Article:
These days, eco-friendly designs are not just a fad — they’re the norm. As homeowners and business owners alike pay more attention to the global climate changes we’re facing, it’s more important than ever to design with the future in mind. 


It makes sense from an environmental perspective, but there are also benefits beyond that. While architects and builders need to keep new energy codes and regulations in mind, businesses with eco friendly and energy-efficient buildings can also take advantage of tax breaks, rebates, and lowered energy costs overall. Similarly, there are several programs available to homeowners that commit to energy efficient home improvements.

 

Keep reading as we explore a few ideas to keep in mind as you’re building, renovating, and planning for future improvements.

 

1. Focus on Energy-Efficient Lighting

First up: lighting! For new projects, this can begin with your architectural designs (think incorporating additional sources of natural light), or it can be as easy as swapping out and retrofitting your current light bulbs and fixtures.

 

Office buildings have the greatest proportion of total lit floor space than any other type of building, so this is a big one for businesses. Switching to light emitting diode (LED) bulbs, which use 25 to 30 percent less energy than their incandescent and fluorescent counterparts, is the easiest step. And it can save you a lot of cash, too; switching out 100 bulbs turned on for eight hours each day could save you more than $1,000 per year.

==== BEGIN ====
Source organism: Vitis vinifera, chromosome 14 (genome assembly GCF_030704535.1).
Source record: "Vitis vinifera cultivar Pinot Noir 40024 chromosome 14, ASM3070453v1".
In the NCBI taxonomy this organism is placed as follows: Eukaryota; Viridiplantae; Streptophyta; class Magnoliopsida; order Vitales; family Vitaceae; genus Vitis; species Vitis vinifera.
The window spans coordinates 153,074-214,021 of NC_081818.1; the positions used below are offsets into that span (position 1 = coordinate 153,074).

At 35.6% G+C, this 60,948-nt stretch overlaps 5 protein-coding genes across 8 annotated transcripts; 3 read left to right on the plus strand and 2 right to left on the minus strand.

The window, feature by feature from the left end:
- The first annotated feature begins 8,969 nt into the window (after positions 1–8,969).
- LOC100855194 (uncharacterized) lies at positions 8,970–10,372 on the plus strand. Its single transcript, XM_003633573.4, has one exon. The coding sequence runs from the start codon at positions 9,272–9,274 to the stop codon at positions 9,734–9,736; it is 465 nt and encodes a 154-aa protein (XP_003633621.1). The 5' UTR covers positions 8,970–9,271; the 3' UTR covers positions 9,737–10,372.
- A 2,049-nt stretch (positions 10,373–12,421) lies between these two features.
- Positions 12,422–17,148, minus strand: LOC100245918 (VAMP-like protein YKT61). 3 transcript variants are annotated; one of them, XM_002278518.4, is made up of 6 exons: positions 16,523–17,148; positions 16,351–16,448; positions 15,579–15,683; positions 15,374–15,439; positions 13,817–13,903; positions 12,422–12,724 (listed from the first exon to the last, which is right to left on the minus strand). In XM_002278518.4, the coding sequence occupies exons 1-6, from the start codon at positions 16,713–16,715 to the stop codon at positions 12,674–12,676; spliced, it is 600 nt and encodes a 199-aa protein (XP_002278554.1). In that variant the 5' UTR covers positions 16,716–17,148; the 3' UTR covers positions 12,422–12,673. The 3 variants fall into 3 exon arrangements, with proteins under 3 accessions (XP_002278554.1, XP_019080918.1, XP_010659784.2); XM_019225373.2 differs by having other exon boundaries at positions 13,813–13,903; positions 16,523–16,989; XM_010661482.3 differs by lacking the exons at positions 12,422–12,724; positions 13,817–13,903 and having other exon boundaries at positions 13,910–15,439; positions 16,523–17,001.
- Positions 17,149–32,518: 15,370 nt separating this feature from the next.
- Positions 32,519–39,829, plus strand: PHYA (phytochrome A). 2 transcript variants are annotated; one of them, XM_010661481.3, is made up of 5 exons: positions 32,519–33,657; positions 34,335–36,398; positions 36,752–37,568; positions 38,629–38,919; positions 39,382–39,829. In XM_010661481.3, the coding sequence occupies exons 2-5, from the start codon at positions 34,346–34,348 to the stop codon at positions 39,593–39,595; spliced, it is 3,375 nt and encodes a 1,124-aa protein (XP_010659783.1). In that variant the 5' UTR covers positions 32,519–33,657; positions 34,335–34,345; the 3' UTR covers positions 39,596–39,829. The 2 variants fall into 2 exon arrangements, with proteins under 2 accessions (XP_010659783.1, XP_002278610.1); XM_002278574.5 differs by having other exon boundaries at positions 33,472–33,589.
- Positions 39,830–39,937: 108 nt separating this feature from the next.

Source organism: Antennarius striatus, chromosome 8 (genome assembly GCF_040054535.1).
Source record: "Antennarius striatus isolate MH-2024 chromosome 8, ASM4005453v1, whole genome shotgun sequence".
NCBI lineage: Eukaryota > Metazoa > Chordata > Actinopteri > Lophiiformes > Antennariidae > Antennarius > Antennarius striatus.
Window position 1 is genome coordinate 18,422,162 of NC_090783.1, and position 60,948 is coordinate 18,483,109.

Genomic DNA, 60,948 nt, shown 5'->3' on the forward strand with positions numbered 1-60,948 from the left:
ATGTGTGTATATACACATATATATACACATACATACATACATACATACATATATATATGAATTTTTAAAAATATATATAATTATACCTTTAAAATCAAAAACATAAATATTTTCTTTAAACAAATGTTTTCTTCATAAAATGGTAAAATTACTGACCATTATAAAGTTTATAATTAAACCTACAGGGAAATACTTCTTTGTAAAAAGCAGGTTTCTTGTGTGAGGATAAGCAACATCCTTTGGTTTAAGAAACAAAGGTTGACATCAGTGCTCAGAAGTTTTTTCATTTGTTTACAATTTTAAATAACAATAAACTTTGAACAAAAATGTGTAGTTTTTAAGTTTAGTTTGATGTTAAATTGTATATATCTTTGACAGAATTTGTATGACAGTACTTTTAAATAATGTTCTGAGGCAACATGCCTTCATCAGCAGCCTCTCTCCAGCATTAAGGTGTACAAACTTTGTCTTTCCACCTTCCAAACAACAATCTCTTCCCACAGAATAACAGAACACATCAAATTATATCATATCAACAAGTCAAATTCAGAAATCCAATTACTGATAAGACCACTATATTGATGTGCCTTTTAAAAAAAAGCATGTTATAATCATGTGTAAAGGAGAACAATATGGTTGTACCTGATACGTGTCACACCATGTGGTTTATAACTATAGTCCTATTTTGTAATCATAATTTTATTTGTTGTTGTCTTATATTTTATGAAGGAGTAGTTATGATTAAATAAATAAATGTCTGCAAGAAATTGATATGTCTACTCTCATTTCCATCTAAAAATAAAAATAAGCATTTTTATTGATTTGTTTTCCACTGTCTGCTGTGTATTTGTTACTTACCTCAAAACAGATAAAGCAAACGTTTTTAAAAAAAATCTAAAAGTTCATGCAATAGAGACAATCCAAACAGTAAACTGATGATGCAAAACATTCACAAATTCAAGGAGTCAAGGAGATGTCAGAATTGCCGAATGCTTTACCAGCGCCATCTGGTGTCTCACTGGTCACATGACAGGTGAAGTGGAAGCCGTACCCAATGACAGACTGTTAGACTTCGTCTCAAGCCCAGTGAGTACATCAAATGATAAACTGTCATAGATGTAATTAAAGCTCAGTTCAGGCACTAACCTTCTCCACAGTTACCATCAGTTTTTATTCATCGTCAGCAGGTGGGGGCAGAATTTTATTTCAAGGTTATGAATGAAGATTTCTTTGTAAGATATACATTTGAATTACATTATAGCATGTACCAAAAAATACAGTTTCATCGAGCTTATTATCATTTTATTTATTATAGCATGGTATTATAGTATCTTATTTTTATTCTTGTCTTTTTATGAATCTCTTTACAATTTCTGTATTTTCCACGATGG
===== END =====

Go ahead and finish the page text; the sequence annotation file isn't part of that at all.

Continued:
For new commercial projects, architects and builders should try to incorporate as much natural light as the building allows. Not only is natural light fantastic for your employees’ health and productivity, it’s a great way to cut back on the need for artificial light.

Switching out lightbulbs for LED lights

Other eco-friendly building ideas include setting up digital lighting controls, such as systems that turn on and off automatically based on occupancy, daylight harvesting (systems that dim lights when enough natural light is available), or even just timed schedules based on when employees are usually in the office. 

 

The same tips go for homeowners: swap to LED lights and consider investing in technology that allows you to dim, adjust, and automatically turn off lights when you don’t need them on. Larger renovation projects that can help with this include adding in skylights and larger windows or glass doors, which we’ll get into more in a later section.

 

Bonus: LED bulbs also emit less heat than traditional bulbs, so your air conditioning doesn’t have to work as hard to counteract the effects.

 

2. Invest in Water- and Energy-Efficient Appliances

Another great investment for businesses and homeowners alike is focusing on water- and energy-efficient appliances. This is a big one for restaurants, especially, as saving energy and water will have one of the biggest impacts on your bottom line. 

 

Tips include:

 

  • Purchasing ENERGY STAR certified Commercial Food Service Equipment for new construction or to replace aging equipment
  • Working to reduce food waste overall
  • Implementing a startup and shutdown plan, so that you’re not running equipment when you don't need it
  • Opting for more efficient cooking methods, such as using a griddle instead of a broiler
  • Using low-flow spray nozzles for pre-rinsing dishes
  • Educating employees on energy- and water-saving tips

Couple looking for energy efficient appliances